Visual snow is considered a disorder of central visual processing resulting in a perturbed perception of constant bilateral whole-visual field flickering or pixelation. When associated with additional visual symptoms, it is referred to as visual snow syndrome. Its pathophysiology remains elusive.
A retrospective study now provides Class IV evidence for a possible benefit of lamotrigine in a minority of patients.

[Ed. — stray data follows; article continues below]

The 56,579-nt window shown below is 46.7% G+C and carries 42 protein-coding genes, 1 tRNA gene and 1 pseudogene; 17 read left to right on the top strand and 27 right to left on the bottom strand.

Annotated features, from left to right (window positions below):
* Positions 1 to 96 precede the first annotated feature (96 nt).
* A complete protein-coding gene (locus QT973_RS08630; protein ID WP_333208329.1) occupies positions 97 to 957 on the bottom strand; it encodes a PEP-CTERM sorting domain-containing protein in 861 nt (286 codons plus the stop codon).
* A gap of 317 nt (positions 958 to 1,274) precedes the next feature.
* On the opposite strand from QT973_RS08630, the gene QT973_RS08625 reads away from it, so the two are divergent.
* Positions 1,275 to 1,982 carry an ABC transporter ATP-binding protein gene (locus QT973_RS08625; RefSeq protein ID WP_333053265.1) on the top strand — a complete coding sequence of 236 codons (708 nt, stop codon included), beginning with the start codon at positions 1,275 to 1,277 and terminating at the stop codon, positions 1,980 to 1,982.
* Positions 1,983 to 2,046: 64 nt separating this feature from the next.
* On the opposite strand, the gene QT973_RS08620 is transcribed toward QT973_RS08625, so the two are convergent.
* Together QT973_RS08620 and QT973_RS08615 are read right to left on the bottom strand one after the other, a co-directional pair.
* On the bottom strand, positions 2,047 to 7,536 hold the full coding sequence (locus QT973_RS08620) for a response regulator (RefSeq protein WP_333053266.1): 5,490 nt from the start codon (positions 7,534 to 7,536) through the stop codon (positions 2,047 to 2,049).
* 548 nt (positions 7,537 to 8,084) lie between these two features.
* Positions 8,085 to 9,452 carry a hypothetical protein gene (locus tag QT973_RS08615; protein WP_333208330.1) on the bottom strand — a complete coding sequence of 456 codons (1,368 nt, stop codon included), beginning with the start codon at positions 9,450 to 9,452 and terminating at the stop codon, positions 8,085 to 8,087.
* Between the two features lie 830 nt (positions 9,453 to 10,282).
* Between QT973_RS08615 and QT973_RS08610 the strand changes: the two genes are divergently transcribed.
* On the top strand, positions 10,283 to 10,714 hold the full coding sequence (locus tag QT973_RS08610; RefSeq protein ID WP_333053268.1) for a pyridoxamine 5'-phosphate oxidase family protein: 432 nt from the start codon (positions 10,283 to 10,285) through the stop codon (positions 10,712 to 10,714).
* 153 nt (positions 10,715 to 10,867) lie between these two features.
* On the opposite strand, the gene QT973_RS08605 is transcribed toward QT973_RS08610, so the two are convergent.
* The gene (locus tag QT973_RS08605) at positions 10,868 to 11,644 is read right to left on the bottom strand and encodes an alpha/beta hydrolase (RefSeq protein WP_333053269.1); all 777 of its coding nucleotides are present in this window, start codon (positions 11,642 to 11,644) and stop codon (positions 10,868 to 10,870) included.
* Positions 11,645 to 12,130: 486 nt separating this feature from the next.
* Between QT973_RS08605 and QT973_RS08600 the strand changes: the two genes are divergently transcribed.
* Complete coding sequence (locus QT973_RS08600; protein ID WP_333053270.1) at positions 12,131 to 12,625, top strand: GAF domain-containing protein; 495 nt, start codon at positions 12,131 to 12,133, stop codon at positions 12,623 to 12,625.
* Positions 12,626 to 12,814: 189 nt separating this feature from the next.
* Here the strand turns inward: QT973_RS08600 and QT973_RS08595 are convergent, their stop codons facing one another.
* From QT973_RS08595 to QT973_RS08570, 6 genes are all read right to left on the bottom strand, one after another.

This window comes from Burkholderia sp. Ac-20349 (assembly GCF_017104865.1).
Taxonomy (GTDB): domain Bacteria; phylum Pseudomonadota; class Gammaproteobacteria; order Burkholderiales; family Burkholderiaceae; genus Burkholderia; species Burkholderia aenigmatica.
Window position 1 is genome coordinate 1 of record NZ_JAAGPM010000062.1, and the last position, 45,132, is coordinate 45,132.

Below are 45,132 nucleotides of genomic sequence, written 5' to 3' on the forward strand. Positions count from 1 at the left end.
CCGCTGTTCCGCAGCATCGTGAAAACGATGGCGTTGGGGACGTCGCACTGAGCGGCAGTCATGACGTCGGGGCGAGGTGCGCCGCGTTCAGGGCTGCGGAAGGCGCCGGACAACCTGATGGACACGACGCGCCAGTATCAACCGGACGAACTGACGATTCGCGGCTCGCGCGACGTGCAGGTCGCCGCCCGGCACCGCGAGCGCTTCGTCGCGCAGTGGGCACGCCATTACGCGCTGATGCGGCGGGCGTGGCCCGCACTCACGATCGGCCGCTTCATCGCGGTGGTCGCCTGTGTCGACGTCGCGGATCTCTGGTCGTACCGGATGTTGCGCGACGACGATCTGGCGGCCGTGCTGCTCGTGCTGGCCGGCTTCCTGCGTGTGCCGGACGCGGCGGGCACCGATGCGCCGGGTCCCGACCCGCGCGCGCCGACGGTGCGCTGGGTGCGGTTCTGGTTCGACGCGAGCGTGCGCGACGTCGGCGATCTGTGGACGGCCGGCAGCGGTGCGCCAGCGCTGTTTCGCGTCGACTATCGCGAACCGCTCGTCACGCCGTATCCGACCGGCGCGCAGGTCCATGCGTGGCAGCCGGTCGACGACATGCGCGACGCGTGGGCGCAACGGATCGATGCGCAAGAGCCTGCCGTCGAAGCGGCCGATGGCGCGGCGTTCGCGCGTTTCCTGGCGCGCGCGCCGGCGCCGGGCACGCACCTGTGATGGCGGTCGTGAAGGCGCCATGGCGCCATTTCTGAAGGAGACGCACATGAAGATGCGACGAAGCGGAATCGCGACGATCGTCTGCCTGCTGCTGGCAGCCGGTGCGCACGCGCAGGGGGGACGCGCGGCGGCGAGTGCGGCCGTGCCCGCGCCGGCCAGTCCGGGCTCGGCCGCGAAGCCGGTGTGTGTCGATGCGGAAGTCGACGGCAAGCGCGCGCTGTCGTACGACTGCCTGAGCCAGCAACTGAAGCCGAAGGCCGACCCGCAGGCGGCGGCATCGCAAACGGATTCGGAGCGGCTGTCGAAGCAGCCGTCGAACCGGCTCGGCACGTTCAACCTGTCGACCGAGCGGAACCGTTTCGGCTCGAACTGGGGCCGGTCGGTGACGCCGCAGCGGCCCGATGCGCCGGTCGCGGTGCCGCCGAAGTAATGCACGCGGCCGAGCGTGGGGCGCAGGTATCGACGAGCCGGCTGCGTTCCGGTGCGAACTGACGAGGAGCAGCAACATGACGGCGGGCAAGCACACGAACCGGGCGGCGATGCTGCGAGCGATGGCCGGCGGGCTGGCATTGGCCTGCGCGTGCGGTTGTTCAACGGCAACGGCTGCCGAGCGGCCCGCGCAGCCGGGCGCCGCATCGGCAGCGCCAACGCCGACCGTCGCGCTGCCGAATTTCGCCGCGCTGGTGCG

Major challenges remain the subjective nature of the disease, its overlap with migraine, and the lack of quantifiable outcome measures, which are necessary for clinical trials. In that context, refined perceptual assessment, objective electrophysiological parameters, as well as advanced functional brain imaging studies, are promising tools in the pipeline.